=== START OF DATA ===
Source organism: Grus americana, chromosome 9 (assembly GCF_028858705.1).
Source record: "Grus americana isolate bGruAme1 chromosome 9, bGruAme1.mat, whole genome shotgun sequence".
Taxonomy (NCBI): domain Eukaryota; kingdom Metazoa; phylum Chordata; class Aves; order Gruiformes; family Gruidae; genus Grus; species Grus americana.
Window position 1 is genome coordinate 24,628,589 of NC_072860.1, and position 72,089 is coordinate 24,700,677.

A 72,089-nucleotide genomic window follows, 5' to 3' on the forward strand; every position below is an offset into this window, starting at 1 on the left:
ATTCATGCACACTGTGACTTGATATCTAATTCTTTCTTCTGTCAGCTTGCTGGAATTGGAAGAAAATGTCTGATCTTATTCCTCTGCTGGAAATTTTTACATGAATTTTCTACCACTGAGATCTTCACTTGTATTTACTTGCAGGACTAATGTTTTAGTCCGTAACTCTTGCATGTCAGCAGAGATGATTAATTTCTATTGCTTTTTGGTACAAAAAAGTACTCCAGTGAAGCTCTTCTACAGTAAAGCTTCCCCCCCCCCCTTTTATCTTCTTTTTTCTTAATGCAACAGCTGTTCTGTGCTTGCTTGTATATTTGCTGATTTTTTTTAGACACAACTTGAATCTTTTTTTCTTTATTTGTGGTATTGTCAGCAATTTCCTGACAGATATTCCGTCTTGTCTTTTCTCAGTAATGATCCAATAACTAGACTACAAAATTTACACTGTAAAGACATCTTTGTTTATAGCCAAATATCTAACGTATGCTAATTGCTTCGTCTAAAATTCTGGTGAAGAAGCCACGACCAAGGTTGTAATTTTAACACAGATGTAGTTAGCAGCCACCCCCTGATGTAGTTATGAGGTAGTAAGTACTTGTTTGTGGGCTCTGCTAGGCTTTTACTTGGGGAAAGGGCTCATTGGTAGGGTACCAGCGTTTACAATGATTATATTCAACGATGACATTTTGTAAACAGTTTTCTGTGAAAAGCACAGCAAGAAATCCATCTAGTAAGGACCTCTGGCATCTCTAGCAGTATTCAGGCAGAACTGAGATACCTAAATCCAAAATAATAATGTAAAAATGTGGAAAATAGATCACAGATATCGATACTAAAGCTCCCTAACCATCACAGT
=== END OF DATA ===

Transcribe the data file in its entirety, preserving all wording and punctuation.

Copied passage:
Source organism: Grus americana, chromosome 9 (assembly GCF_028858705.1).
Source record: "Grus americana isolate bGruAme1 chromosome 9, bGruAme1.mat, whole genome shotgun sequence".
Taxonomy (NCBI): domain Eukaryota; kingdom Metazoa; phylum Chordata; class Aves; order Gruiformes; family Gruidae; genus Grus; species Grus americana.
Window position 1 is genome coordinate 24,628,589 of NC_072860.1, and position 72,089 is coordinate 24,700,677.

A 72,089-nucleotide genomic window follows, 5' to 3' on the forward strand; every position below is an offset into this window, starting at 1 on the left:
ATTCATGCACACTGTGACTTGATATCTAATTCTTTCTTCTGTCAGCTTGCTGGAATTGGAAGAAAATGTCTGATCTTATTCCTCTGCTGGAAATTTTTACATGAATTTTCTACCACTGAGATCTTCACTTGTATTTACTTGCAGGACTAATGTTTTAGTCCGTAACTCTTGCATGTCAGCAGAGATGATTAATTTCTATTGCTTTTTGGTACAAAAAAGTACTCCAGTGAAGCTCTTCTACAGTAAAGCTTCCCCCCCCCCCTTTTATCTTCTTTTTTCTTAATGCAACAGCTGTTCTGTGCTTGCTTGTATATTTGCTGATTTTTTTTAGACACAACTTGAATCTTTTTTTCTTTATTTGTGGTATTGTCAGCAATTTCCTGACAGATATTCCGTCTTGTCTTTTCTCAGTAATGATCCAATAACTAGACTACAAAATTTACACTGTAAAGACATCTTTGTTTATAGCCAAATATCTAACGTATGCTAATTGCTTCGTCTAAAATTCTGGTGAAGAAGCCACGACCAAGGTTGTAATTTTAACACAGATGTAGTTAGCAGCCACCCCCTGATGTAGTTATGAGGTAGTAAGTACTTGTTTGTGGGCTCTGCTAGGCTTTTACTTGGGGAAAGGGCTCATTGGTAGGGTACCAGCGTTTACAATGATTATATTCAACGATGACATTTTGTAAACAGTTTTCTGTGAAAAGCACAGCAAGAAATCCATCTAGTAAGGACCTCTGGCATCTCTAGCAGTATTCAGGCAGAACTGAGATACCTAAATCCAAAATAATAATGTAAAAATGTGGAAAATAGATCACAGATATCGATACTAAAGCTCCCTAACCATCACAGT